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Which topic is more fertile ground for upper-middle-class narcissism: parenting or real estate? Moviegoers get a little of both in Jonathan Parker’s The Architect, in which a couple preparing to start a family sets out to build the perfect one-of-a-kind nest, only to hire an architect with ideas of his own. The casting of Parker Posey as half of that couple may lead fans to expect a more pointed satire than they get in this light comedy, which appears to halfway buy into its characters’ consumerist “lifestyle” dreams. That attitude won’t hurt the pic’s commercial chances, and neither will a cast rounded out by Eric McCormack, James Frain and John Carroll Lynch. But heartier laughs would make this parable more likely to break through from festivals to multiplex success.
Posey and McCormack play Drew and Colin, who are ostensibly trying to catch up to all their other moneyed Seattle friends by getting pregnant. But Colin, a successful finance type who prefers kayaking and running to sex, seems to hope Drew will conceive without him having to stop watching TV at bedtime. Meanwhile, Drew is sending signals (which fall on deaf ears) that she’d prefer to raise their hypothetical child in a less fancy house than the gut-reno money pits their friends are so proud of.
They buy a place, only to see it destroyed in a storm the day after closing. Considering the blank slate before them, they meet with Miles Moss (Frain), whose affected scarf and plummy accent peg him as the kind of pretentious architect likely to tell a client that bedrooms are banal or “straight lines are a symptom of the new illiteracy.” Moss’ bid for the job is cheaper than that of a plain-jane architect, though, so Colin goes along with Drew’s enthusiasm and hires him.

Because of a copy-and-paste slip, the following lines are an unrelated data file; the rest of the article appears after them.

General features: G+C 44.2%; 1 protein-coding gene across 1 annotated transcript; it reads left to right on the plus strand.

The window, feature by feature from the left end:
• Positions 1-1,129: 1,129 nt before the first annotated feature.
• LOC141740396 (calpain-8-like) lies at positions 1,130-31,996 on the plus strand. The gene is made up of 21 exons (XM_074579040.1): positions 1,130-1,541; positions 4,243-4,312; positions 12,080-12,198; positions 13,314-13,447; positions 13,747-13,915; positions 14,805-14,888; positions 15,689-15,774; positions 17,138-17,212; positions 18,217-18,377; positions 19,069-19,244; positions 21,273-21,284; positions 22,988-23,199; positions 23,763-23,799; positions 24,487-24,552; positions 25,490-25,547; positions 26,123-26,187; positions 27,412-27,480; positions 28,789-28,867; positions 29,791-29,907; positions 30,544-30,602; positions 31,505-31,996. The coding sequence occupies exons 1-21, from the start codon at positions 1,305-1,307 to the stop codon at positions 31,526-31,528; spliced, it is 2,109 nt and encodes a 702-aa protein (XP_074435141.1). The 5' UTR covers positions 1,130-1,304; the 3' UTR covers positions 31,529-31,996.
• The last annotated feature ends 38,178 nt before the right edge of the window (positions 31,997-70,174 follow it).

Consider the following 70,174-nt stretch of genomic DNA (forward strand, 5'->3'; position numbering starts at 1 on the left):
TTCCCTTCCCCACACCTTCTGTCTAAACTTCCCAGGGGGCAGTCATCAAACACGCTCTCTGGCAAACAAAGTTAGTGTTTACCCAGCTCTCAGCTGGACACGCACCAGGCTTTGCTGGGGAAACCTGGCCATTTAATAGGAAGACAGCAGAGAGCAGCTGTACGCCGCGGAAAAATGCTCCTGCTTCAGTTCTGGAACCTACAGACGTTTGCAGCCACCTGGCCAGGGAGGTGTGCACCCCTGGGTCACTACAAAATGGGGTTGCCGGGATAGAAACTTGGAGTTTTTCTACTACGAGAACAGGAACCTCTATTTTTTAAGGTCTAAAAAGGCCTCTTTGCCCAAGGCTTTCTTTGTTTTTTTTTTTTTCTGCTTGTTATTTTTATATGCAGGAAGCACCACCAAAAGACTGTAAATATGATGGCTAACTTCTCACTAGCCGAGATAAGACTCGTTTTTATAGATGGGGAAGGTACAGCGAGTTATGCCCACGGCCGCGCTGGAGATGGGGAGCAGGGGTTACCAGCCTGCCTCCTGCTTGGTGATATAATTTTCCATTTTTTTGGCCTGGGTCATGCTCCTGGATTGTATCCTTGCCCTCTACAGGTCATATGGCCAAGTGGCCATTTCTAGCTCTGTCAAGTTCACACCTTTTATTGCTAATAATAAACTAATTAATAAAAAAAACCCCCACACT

The film’s most entertaining stretch is one in which the architect seeks to suss out his new clients’ needs by spending intimate time with them, finding out “your hopes, your dreams” so he can design a dwelling with the appropriate flow. Not getting the point, Colin rattles off dumb luxuries he wants (flush-mounted TVs in the bathrooms, so he can watch stock tickers on the toilet); but Drew, an aspiring ceramics artist, swoons at Miles’ conceptualizing. She becomes his muse, while he contributes to her dissatisfaction with her marriage.
Characters are drawn thinly enough in Parker and Catherine di Napoli’s script that the film isn’t as successful once construction is underway and the bickering begins. Colin and Drew fight, but the movie never asks what they’re doing together in the first place; Miles and Drew grow disillusioned with each other, but some obvious ramifications of their budding relationship go ignored.
The movie’s pat resolution of this very messy scenario leans toward the magical thinking that pervaded the story’s beginning. Maybe incompatible people can find fulfillment by doing all the things society tells them to do — provided they buy from the right salesman.
Venue: Seattle International Film Festival
Production company: Parker Film Company
Cast: Parker Posey, Eric McCormack, James Frain, John Carroll Lynch
Director: Jonathan Parker
Screenwriters: Jonathan Parker, Catherine di Napoli
Producers: Catherine di Napoli, Jonathan Parker, Deborah Parker, Patrick Peach
Director of photography: Svetlana Cvetko
Production designer: Trae King
Costume designer: Ronald Leamon
Editor: David Scott Smith
Composers: Niels Bye Nielson, Jonathan Parker
Casting director: Tineka Becker
Sales: Artist View Entertainment
Not rated, 95 minutes
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